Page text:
Variant 1: Spell Retention
Prepare spells as normal, standard charts. However, when a spell is cast it is not automatically wiped from the magic-user’s mind. The magic-user gets a save vs. spells (penalized by spell level) to retain it. At low levels this means that about 30% of the time spells will not be expended the first time they are cast. For powerful magic-users, it makes low level spells closer to at-will powers (but not actually unlimited). Thus, the resource management aspect of the class is not destroyed.
What’s the downside? If the magic-user rolls a 1 on the saving throw, that is considered a spell fumble and they lose the spell and must roll on a magical mishaps table (or suffer some other campaign-specific penalty). Fumbles can only occur when casting spells of the highest two or three levels that can be prepared. That is, by the time a magic-user can cast fourth level spells they have completely mastered first level spells and can no longer fumble their spell retention save. The highest level spells, however, always carry some level of risk.
Variant 2: Improv Casting
Prepare spells reliably as per the traditional rules. Any unprepared spell that the magic-user is familiar with (i.e., has in their spell book) may be cast but requires an action and a successful save vs. spells (penalty equal to spell level as above). Failure and the action is wasted, fumble and bad stuff happens. Further, a fumble occurs on any die roll equal to or less than the spell level. Thus, casting an unprepared third level spell would fumble on a roll of 1, 2, or 3. Improv fumbles should always at least prevent the magic-user from trying the same spell again until they can return to their spell books and puzzle out what went wrong.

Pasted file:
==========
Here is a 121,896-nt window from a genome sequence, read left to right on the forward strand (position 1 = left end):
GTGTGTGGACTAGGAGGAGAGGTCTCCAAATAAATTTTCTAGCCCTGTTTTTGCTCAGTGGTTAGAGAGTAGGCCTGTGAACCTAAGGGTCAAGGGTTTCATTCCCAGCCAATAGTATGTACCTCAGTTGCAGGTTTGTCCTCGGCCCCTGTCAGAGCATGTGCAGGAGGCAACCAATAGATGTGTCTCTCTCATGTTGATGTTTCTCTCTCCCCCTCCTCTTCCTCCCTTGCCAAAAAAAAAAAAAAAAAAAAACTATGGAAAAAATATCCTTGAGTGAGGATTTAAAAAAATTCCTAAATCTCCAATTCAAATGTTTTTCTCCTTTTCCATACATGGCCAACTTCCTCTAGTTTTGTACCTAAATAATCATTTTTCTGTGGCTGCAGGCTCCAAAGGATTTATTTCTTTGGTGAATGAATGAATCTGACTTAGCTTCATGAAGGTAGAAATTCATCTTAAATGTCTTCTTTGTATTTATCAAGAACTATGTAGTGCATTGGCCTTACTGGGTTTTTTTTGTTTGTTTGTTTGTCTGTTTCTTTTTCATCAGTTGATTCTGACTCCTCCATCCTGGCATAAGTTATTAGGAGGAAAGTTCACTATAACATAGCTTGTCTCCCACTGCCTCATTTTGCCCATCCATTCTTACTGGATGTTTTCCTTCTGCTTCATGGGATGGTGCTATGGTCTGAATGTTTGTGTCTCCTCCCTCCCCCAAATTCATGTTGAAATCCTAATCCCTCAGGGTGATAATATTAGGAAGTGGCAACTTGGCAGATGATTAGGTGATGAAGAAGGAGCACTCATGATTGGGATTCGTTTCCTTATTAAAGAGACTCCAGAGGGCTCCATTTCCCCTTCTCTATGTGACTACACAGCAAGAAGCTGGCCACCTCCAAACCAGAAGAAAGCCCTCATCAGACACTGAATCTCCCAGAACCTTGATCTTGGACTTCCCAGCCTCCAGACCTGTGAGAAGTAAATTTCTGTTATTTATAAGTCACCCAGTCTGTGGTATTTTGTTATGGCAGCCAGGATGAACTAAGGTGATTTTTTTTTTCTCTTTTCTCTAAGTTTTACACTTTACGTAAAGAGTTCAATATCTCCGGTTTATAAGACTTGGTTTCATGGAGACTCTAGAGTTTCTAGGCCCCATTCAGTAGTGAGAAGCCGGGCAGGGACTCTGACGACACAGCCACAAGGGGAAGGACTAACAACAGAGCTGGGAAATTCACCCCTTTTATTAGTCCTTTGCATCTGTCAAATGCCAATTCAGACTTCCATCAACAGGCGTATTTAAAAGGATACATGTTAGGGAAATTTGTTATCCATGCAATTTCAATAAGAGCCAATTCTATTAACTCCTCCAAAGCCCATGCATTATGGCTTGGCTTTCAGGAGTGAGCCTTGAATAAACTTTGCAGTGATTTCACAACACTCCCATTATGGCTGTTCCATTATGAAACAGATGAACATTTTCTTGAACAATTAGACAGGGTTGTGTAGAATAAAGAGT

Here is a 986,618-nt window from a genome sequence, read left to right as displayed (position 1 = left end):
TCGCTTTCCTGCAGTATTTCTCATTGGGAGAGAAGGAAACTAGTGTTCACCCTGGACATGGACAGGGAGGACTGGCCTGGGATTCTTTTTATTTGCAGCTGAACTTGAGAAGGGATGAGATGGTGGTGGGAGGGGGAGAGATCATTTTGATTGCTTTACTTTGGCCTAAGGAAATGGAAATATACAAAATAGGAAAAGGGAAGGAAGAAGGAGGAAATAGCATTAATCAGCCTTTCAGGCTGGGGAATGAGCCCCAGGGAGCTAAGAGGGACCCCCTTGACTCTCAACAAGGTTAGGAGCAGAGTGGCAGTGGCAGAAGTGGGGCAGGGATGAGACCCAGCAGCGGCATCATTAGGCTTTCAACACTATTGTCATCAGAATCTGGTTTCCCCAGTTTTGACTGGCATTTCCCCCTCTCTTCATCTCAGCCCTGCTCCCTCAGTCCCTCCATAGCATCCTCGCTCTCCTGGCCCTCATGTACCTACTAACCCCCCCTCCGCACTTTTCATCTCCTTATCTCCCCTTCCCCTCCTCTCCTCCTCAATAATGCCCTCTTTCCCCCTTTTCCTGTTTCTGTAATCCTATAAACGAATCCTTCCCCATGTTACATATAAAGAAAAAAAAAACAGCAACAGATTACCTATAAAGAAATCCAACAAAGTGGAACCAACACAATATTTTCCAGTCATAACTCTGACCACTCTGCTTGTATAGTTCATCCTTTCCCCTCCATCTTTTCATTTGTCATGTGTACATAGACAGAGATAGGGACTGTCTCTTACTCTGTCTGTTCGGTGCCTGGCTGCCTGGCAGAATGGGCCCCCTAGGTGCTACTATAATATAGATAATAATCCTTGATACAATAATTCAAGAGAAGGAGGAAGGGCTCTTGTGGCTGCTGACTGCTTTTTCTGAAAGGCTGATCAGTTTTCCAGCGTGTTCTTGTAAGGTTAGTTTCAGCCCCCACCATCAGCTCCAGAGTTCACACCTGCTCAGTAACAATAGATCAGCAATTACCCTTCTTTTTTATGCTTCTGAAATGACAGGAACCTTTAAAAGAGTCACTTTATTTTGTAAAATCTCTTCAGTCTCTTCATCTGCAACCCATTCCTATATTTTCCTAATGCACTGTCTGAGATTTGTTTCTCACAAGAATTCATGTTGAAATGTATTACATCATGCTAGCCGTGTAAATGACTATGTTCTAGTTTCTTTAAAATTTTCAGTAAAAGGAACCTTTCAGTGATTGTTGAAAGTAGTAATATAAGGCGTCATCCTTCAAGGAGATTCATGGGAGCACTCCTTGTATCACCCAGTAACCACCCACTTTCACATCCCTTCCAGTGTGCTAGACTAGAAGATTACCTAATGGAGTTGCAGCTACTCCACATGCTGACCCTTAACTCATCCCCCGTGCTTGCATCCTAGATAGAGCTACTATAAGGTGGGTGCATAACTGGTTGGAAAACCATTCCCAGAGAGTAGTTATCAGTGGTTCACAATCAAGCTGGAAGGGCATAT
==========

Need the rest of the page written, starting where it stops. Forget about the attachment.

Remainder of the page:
“I saw this one thing this one time and it kinda went like this…”
Any spell that the magic-user has witnessed may also be attempted (for example, if the magic-user has seen another magic-user cast fireball). This uses the same rules as casting unprepared spells, but the save penalty and fumble threat range are doubled.
Both of these variants increase the magic-user’s power or versatility, but also expose them to fumbles. Many people prefer magic to include an element of danger, so that may be a feature rather than a bug. I like this mechanic because it is thematically coherent, is simple (no bookkeeping), and uses saving throws (which are like my favorite thing ever).
This does probably make magic-users more powerful, so if that is a problem you should control spell acquisition carefully (for example, no free new spells on level up). If one was so inclined, one could use both variants together, as they cover different aspects of casting, but that would result in a larger divergence from the traditional game.
I gather that there is a mechanic in the Dungeon Crawl Classics RPG which has a separate fumble table for each spell, so that might provide some inspiration, though a fumble table per spell seems like overkill to me.